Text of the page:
The Mercury diagram is probably the best example of an ancient “figure-plan” used for three centuries to organize the sacred spaces of Angkor Proper.
The ecliptic longitude of Mercury on 22 / 04 / 967, probably determined at the beginning of Angkorian history (9th century) as explained elsewhere, was “engraved” in the Khmer soil by linking the highest neighbouring sacred hill (Phnom Bok) to a particular location used as the observer of the inner planets.
The observer location was determined by the intersection of the “Prime Meridian” of Angkor, that of Phnom Bakheng (another sacred hill near the centre of Angkor ) with a solar apsides line (22/04) drawn from the centre of the Bakong temple, the principal monument of the first Khmer capital in the Angkor region (near today’s Roluos).
Moreover, this observer (called “ancient observer of Angkor Thom”) was located at distances from the sacred hills (Phnom Bakheng and Phnom Dei) and from the Bakong temple which are integers of two Khmer units:
- the krta yuga (abbreviated here as KY) defined by Mannikka (1996) as equal to 752.4576 m
- the Khmer arcminute (abbreviated here as kam) defined by the authors as equal to 1881.144 m
Although the centre of the Mercury “Midnight” diagram was the observer, the key location of the diagram was the central tower of the Takeo temple. We’ll see that several dimensions of Takeo were determined by the Midnight parameters of Mercury. When we fix the centre of the Manda epicycle of Mercury on the tower, the centre of the Sighra epicycle lies (in accordance with the rules of epicycle theory) on the parallel of the observer, which is by convention, also the parallel of the Sun.
The radius of the Manda epicycle determined the size of the external enclosure of Takeo: the former was equal to a quarter of the latter’s perimeter.
The Mercury diagram was later corroborated by a number of structures constructed by the Khmer Kings during the 11th and 12th centuries :
- During the 11th century, the Phimeanakas temple was built on the geographical parallel tangent to the northern limit of the Manda epicycle (previous diagram).
- Early in the 12th century, the king Suryavarman II built the magnificent temple of Angkor Wat and used the north-west corner of its terrace as the observer location of a Moon-Sun diagram. During the same period, he built the small twin temples of Thomannon and Chau Say Tevoda, one on either side of the east-west axis of the Victory Gate of Angkor Thom; (although this gate, in its present state, was erected later it was probably built on the location of a more ancient structure).
- During the second half of the 12th century, the king Jaryavarman VII constructed the Krol Ko temple, near the northern bank of his North Baray, on the continuation of the loxodrome (line of constant bearing) from the Angkor Wat terrace corner to Takeo.
We have discovered that the centre of the Takeo lies at the vertex of a right angle whose sides are formed from lines running from the north-west corner of the naga terrace of Angkor Wat and the centre of the Thommanon temple to the Takeo.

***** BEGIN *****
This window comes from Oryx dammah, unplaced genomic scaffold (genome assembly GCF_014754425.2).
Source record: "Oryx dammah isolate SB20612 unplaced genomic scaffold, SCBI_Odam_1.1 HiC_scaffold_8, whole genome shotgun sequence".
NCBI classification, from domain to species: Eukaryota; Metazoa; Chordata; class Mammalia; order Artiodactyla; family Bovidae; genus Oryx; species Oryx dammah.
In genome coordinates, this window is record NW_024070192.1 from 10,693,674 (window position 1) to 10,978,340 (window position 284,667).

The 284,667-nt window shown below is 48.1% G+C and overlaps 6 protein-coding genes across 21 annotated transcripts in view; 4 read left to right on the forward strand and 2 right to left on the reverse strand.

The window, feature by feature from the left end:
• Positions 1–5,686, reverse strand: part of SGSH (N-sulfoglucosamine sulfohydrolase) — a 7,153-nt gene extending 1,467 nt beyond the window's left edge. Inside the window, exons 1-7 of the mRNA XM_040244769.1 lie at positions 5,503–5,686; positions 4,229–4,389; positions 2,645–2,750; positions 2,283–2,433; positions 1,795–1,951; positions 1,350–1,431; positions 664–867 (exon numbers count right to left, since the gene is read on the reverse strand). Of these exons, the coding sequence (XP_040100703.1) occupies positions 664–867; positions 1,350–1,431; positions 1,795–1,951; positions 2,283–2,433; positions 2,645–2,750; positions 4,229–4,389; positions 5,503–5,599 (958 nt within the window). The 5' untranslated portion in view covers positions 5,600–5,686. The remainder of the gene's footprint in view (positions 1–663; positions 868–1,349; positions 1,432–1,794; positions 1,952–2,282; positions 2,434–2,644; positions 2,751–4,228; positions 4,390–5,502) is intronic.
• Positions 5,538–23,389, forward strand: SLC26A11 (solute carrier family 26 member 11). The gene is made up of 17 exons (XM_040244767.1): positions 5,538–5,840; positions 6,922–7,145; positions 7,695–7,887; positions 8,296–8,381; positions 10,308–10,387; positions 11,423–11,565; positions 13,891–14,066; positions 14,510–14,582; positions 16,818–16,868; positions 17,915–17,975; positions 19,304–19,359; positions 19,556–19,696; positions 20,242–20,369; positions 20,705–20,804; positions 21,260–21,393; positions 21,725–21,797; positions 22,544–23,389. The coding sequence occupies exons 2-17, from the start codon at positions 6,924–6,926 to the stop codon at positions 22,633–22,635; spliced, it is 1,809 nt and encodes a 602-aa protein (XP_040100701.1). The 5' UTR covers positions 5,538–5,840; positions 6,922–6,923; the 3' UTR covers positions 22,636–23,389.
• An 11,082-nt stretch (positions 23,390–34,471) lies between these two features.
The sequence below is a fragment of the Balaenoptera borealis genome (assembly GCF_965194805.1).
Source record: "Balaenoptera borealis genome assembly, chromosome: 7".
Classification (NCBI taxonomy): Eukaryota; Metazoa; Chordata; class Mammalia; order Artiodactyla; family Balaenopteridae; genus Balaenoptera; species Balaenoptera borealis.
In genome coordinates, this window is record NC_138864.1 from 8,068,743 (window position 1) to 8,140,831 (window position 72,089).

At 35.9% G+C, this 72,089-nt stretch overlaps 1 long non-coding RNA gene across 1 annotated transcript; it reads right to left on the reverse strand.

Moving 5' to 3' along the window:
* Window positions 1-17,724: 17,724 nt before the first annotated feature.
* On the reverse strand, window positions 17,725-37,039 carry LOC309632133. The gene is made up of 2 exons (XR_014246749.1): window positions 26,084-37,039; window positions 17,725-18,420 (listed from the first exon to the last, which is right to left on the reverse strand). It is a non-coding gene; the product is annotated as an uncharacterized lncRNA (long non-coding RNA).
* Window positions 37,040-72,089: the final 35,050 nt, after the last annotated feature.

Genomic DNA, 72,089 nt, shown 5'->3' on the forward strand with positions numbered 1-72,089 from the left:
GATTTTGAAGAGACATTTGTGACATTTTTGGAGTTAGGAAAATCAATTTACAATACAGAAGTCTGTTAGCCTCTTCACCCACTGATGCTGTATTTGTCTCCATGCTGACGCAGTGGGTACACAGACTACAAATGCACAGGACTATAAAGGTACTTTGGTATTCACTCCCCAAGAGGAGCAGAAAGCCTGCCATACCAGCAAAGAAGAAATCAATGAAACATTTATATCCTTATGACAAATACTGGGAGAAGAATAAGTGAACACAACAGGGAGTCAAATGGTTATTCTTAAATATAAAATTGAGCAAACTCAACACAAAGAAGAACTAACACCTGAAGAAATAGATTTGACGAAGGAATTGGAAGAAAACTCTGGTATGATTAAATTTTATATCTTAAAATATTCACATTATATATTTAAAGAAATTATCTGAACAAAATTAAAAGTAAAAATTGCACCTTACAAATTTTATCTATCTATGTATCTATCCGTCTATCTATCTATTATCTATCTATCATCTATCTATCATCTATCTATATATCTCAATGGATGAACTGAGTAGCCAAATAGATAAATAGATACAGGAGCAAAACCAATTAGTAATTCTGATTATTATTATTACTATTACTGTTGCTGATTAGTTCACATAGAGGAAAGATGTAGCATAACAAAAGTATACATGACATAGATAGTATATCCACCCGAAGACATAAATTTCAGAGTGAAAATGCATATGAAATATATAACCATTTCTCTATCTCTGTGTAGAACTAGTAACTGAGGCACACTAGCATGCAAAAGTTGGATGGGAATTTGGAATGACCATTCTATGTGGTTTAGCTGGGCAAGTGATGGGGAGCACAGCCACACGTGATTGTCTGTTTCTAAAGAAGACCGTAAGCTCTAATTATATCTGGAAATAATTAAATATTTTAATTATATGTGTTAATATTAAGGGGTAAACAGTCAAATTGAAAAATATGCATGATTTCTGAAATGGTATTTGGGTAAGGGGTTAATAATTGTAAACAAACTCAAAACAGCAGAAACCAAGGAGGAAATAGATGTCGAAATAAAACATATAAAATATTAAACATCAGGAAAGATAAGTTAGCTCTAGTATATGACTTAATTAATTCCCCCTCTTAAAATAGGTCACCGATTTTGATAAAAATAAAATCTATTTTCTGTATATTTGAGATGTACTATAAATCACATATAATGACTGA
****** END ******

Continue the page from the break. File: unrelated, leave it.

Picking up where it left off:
AAt first sight, this plan might be mistaken for a non-astronomical construction, but we have determined that there is an underlying Mercury “Midnight” ratio: the parallel of the Victory Gate determines the Mercury Sighra epicycle radius to deferent radius ratio, expressed as the separation distances between the parallels of the twin temples.
The same king also built the Ta Prohm temple to the south of the older (circa 900 AD) East Baray. Now, the loxodrome from Krol Ko to Ta Prohm is precisely tangent to the Sighra epicycle of Mercury.
The loxodrome running from the centre of Ta Prohm to Mercury (-91.545°) is perpendicular to the loxodrome running through the observer and the centre of the Sun’s epicycle (-1.571°) and probably parallel to the temple's axis. More simply, the loxodrome from Ta Prohm to Mercury is perpendicular to the main axis of the East Baray ( between -1.5° and -1.6°)
- Jaryavarman VII (or one of his predecessors) built the eastern enclosure of his city (Angkor Thom) midway between the western bank of the East Baray (more precisely its western shoreline) and the meridian of another huge hydraulic construction, the Great North Channel.
The length of each side of the Takeo’s upper platform (47 m) was determined, (circa 1000 AD) by the product of the distance from the platform’s centre to the western bank of the East Baray (603 m), with the Mercury equant eccentricity.
603 x 2 x 0.0389 = 46.9
Furthermore the diameter of the Manda epicycle (221.14 m), divided by the distance (603m) = 0.3667.
Diameter of deferent / 603 = Sighra ratio / Manda ratio
Jayavarman VII therefore appears (as late as the 12th century) to have considered the site of the western bank an important location in his city’s planning.
We have discovered that the azimuth (i.e. ecliptic longitude) of Mercury from the observer location was determined by a loxodrome running from the observer of Angkor Thom to a particular point located on the Phnom Bok’s crest (error = 0.1°). We’ll see this location, which is one of the main “crossroads” of the planetary diagrams, was used as the observer of the outer planets of the hinterland. The Mercury loxodrome runs through a giant Linga erected near to the crest of Phnom Bok. The Linga and its platform were proportioned on the “Midnight” eccentricity for Mercury. The location of this Linga shows the goal of the Khmer was to include natural structures in their diagrams. A circle whose centre is located on the Linga and crossing the centre of the Phnom Dei temple runs indeed at 31 m from the centre of the Phnom Bakheng temple and precisely through the intersection of the latter’s meridian with the crest (a location labeled “Bakheng summit” here above). The radius of this circle is 14379 m long (22.93 X 360 phyeam). It is worth noting the Phnom Bok temple was built at 23.03X360 phyeam from the Bakong temple (centre to centre).